Afzal Guru's execution has sent strong message: Congress
Congress today said the message of "zero tolerance" against terrorism has been sent through the execution of Parliament attack convict Afzal Guru, close on the heels of Pakistani terrorist Ajmal Kasab's hanging.delhi Updated: Feb 09, 2013 12:58 IST
Congress on Saturday said the message of "zero tolerance" against terrorism has been sent through the execution of Parliament attack convict Afzal Guru, close on the heels of Pakistani terrorist Ajmal Kasab's hanging.
Party spokesman Rashid Alvi said "after Independence, two major acts of terror have taken place in the country -- the attack on Parliament and the Mumbai terror strikes, and those who were responsible for both have been hanged." Kasab was hanged in Pune's Yerawada jail on November 21 last year.
"We have sent the message to the world that we cannot tolerate terrorism at any cost. If anybody tries to commit (any act of terror), he will be punished. People of our country and government have zero tolerance against terrorism," Alvi said.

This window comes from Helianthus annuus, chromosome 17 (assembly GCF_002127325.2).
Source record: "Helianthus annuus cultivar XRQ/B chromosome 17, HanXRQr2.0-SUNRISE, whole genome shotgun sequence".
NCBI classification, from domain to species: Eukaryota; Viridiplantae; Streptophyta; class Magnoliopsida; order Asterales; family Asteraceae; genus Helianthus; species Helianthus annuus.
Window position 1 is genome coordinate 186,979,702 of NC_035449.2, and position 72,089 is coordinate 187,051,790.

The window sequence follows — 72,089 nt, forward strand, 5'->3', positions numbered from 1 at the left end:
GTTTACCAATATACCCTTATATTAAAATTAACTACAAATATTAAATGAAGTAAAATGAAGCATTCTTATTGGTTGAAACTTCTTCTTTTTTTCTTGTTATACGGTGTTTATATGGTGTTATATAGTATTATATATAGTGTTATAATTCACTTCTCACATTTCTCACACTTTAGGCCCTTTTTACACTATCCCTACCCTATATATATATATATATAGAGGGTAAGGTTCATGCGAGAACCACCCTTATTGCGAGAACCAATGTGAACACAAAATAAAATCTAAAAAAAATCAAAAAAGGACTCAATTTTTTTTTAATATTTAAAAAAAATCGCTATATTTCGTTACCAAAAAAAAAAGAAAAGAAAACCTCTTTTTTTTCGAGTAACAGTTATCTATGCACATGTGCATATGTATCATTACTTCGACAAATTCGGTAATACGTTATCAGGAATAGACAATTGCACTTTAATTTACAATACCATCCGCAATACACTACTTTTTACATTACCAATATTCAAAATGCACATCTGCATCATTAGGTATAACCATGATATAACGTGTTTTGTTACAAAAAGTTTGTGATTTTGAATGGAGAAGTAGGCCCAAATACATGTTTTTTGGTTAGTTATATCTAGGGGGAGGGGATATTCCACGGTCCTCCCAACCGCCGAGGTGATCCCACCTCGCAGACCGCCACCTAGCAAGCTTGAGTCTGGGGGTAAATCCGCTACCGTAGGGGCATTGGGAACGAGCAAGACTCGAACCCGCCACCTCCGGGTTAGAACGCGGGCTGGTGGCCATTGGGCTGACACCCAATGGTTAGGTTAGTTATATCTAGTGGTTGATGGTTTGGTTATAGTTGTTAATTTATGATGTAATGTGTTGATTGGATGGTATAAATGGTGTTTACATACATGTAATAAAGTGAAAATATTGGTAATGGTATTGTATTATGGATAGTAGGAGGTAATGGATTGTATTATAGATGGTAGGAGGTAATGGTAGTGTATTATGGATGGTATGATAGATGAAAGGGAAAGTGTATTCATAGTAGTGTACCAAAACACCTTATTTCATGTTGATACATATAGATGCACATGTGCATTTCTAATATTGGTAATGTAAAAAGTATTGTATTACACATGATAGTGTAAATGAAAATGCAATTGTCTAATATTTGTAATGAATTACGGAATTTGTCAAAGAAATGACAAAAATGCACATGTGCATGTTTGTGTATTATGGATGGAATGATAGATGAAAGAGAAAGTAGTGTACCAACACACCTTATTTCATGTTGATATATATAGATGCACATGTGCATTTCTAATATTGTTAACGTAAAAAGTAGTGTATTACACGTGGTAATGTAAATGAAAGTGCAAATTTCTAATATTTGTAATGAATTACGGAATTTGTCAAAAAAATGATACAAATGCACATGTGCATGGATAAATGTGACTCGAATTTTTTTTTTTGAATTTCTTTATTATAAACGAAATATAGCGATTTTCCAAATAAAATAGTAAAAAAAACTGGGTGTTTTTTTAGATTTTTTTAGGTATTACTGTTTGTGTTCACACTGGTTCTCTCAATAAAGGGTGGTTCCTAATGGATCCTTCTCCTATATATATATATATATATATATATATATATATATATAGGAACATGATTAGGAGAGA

Hitting out at the opposition NDA, he said those who were released in Kandahar (Air India plane hijack) eventually made the conspiracy to attack Parliament.
Another party spokesman Sandeep Dikshit said "Law has taken its course. Justice has been done".
His party colleague Abhishek Singhvi said the decision to execute Afzal Guru "vindicates Congress stand that it is culmination of constitutional and legal process."
"We have never played divisive politics on this issue as BJP has done. We have not, as BJP does, tried to make executions a barometer of our patriotism or jingoism," he said.
"As to critics regarding why it (the execution) was carried out before Budget session of Parliament, such irresponsible and childish opposition deserves no response," he added.
Afzal Guru, Jaish-e-Mohammad militant convicted in the audacious attack on Parliament in 2001, was hanged in Tihar Jail at 8am on Saturday.
The mercy plea of 43-year-old Guru, who was sentenced to death in 2002 by a special court and later upheld by the Supreme Court in 2005, was rejected by President Pranab Mukherjee a few days back.